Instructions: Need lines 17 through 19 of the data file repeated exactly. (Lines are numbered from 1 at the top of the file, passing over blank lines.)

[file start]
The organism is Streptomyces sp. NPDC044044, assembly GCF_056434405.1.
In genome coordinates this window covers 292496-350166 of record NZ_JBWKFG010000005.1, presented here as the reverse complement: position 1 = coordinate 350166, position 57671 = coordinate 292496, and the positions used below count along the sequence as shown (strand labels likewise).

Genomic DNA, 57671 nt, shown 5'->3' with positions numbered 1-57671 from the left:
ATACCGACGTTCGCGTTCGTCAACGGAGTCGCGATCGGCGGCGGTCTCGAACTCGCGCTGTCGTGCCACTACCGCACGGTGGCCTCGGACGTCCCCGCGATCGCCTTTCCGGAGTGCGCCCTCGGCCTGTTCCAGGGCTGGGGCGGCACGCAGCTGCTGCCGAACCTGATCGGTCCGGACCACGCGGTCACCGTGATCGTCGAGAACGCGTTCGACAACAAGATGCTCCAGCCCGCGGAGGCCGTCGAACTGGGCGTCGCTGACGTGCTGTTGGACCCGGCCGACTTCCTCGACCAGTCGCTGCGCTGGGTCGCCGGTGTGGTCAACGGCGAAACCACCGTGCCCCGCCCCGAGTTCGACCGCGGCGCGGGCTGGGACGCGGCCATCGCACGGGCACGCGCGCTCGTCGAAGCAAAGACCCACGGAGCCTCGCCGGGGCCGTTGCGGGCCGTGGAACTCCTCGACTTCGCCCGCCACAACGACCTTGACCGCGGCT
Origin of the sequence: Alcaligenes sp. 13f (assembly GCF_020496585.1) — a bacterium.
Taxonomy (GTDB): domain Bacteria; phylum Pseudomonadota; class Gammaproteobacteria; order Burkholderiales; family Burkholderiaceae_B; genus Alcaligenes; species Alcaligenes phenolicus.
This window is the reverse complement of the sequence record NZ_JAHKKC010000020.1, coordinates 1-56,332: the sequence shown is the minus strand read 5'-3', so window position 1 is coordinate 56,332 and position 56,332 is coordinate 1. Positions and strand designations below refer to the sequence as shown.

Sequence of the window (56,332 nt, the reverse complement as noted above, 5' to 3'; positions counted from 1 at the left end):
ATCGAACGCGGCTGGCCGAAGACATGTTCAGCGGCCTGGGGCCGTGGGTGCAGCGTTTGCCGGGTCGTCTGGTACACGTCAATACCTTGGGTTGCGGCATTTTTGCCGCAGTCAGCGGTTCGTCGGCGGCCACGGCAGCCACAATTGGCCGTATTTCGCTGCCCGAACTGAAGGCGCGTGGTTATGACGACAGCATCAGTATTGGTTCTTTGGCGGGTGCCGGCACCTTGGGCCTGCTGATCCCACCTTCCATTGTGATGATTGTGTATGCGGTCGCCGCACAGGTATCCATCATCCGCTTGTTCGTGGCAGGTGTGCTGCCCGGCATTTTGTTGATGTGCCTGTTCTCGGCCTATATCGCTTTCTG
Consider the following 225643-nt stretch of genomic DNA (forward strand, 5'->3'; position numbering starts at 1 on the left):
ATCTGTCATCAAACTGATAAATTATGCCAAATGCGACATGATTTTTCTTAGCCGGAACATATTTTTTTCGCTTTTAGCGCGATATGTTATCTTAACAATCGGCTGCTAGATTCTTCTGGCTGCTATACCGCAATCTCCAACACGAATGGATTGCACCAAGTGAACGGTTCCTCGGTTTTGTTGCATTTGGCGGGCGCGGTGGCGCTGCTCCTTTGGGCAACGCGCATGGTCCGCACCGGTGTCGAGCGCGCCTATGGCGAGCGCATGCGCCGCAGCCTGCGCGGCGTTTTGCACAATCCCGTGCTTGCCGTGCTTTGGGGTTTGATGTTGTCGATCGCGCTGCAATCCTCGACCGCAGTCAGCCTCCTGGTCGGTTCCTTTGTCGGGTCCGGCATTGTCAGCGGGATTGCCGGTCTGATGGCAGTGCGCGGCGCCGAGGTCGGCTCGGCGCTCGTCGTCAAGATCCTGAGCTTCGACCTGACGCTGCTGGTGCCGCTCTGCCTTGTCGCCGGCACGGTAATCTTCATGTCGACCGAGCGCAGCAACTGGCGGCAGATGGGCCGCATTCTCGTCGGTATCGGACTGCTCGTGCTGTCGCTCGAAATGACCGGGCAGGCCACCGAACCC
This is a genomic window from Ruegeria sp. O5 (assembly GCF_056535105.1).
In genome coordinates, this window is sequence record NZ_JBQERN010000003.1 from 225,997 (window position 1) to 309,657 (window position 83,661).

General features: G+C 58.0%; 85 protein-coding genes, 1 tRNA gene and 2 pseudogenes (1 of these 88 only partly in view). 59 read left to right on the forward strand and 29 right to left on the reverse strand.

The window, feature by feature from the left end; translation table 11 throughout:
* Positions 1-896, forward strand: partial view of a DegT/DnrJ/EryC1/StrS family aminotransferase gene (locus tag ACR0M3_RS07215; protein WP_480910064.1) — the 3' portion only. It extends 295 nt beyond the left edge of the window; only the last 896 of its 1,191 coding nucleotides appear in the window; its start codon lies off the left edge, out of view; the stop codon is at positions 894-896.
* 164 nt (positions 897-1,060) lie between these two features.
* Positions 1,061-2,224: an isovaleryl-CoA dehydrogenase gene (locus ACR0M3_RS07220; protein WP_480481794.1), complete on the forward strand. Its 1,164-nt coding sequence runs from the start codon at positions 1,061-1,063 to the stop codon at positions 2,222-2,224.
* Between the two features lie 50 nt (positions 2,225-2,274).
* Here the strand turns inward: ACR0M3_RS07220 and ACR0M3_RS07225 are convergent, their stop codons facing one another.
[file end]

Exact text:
* 164 nt (positions 897-1,060) lie between these two features.
* Positions 1,061-2,224: an isovaleryl-CoA dehydrogenase gene (locus ACR0M3_RS07220; protein WP_480481794.1), complete on the forward strand. Its 1,164-nt coding sequence runs from the start codon at positions 1,061-1,063 to the stop codon at positions 2,222-2,224.
* Between the two features lie 50 nt (positions 2,225-2,274).